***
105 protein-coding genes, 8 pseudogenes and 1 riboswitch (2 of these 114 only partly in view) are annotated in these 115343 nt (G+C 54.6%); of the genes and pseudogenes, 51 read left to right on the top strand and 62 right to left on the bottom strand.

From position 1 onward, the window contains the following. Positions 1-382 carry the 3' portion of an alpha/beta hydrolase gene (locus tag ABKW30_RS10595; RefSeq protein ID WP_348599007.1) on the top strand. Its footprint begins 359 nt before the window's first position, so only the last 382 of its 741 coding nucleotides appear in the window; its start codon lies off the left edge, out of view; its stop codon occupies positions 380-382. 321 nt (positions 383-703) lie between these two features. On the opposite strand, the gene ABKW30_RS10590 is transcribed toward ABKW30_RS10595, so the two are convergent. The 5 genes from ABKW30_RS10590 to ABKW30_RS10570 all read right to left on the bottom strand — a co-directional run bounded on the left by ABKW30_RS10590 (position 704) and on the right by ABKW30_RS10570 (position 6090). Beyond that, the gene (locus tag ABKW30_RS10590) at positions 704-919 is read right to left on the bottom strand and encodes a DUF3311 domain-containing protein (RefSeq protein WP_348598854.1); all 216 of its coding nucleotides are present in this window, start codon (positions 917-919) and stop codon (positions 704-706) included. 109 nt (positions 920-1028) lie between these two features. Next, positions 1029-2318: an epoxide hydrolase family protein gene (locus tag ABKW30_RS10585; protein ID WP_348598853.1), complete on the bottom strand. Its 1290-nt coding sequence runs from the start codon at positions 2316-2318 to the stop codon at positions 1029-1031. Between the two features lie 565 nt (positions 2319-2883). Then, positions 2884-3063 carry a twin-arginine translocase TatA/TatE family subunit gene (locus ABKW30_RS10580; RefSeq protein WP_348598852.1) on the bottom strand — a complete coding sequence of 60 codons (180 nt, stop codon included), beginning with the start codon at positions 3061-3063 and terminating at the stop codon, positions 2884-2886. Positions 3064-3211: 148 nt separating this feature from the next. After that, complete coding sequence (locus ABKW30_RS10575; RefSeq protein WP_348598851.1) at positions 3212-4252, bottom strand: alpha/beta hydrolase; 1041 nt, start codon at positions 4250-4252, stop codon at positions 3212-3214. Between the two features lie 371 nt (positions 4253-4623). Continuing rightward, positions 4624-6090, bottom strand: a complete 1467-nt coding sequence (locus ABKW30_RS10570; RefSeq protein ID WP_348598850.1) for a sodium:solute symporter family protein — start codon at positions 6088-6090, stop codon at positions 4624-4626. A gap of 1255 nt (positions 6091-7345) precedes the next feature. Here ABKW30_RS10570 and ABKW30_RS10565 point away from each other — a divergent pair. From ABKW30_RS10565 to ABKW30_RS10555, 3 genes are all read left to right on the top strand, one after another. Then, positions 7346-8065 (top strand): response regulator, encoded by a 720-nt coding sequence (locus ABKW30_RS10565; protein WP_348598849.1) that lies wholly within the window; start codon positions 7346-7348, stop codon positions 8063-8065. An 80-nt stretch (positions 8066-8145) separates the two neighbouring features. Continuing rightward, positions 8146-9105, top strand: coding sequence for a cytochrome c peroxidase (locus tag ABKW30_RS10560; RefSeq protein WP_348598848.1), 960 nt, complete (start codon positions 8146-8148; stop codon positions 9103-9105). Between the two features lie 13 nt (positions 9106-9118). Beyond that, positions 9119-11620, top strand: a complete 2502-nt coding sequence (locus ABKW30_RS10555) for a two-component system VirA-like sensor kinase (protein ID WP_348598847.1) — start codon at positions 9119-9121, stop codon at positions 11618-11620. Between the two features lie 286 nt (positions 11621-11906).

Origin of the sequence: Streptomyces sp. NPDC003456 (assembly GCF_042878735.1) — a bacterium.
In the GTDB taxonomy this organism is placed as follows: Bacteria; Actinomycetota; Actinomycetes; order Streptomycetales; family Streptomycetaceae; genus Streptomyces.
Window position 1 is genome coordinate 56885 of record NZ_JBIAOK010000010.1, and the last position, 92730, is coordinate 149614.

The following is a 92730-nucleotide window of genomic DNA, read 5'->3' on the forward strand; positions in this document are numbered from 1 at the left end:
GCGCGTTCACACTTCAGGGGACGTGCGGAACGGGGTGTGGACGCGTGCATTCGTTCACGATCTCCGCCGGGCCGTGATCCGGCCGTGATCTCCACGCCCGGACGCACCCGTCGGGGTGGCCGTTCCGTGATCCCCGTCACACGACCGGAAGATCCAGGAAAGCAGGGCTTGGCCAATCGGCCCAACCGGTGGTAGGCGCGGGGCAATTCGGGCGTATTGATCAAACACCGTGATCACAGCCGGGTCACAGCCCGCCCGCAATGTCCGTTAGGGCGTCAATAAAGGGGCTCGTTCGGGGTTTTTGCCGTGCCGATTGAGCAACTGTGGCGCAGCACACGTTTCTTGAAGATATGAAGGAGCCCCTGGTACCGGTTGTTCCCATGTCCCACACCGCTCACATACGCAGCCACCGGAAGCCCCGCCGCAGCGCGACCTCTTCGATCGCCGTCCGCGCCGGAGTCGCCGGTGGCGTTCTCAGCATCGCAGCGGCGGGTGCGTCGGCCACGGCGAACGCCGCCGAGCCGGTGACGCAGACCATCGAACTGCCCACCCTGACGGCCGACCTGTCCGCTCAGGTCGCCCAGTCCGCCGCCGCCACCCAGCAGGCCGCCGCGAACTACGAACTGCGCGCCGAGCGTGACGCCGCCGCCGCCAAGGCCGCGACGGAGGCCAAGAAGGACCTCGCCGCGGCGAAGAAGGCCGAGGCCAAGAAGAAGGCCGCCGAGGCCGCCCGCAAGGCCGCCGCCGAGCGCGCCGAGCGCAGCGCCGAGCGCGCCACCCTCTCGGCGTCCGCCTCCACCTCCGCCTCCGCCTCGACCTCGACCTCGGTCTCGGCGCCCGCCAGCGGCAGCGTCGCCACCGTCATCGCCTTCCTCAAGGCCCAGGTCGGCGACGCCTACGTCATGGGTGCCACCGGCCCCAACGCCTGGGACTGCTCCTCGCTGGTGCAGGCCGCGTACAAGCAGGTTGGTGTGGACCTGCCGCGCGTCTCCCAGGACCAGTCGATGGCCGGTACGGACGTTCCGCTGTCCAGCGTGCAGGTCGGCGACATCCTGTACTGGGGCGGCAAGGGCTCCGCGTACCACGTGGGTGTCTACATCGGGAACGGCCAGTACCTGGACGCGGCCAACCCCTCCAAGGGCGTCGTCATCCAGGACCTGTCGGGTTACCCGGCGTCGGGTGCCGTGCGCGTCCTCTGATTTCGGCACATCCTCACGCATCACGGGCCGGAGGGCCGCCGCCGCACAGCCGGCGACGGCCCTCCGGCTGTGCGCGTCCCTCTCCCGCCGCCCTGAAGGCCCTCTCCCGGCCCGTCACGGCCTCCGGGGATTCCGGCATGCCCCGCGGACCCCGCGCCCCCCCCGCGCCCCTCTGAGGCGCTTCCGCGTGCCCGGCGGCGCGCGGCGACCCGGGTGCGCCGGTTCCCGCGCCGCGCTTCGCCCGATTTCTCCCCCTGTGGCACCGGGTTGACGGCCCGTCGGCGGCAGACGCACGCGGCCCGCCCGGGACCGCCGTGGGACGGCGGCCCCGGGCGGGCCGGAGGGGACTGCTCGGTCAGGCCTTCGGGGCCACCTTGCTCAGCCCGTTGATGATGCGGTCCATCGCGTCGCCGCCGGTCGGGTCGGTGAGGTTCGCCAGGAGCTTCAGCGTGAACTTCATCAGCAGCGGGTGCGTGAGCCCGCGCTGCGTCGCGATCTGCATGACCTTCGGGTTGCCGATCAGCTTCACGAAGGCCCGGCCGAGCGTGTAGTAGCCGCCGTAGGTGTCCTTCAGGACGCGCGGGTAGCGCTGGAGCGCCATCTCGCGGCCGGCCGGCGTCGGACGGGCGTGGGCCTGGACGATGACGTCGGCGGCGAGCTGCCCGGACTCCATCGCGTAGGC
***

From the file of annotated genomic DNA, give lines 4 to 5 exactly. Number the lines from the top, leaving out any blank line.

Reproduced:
In the GTDB taxonomy this organism is placed as follows: Bacteria; Actinomycetota; Actinomycetes; order Streptomycetales; family Streptomycetaceae; genus Streptomyces.
Window position 1 is genome coordinate 56885 of record NZ_JBIAOK010000010.1, and the last position, 92730, is coordinate 149614.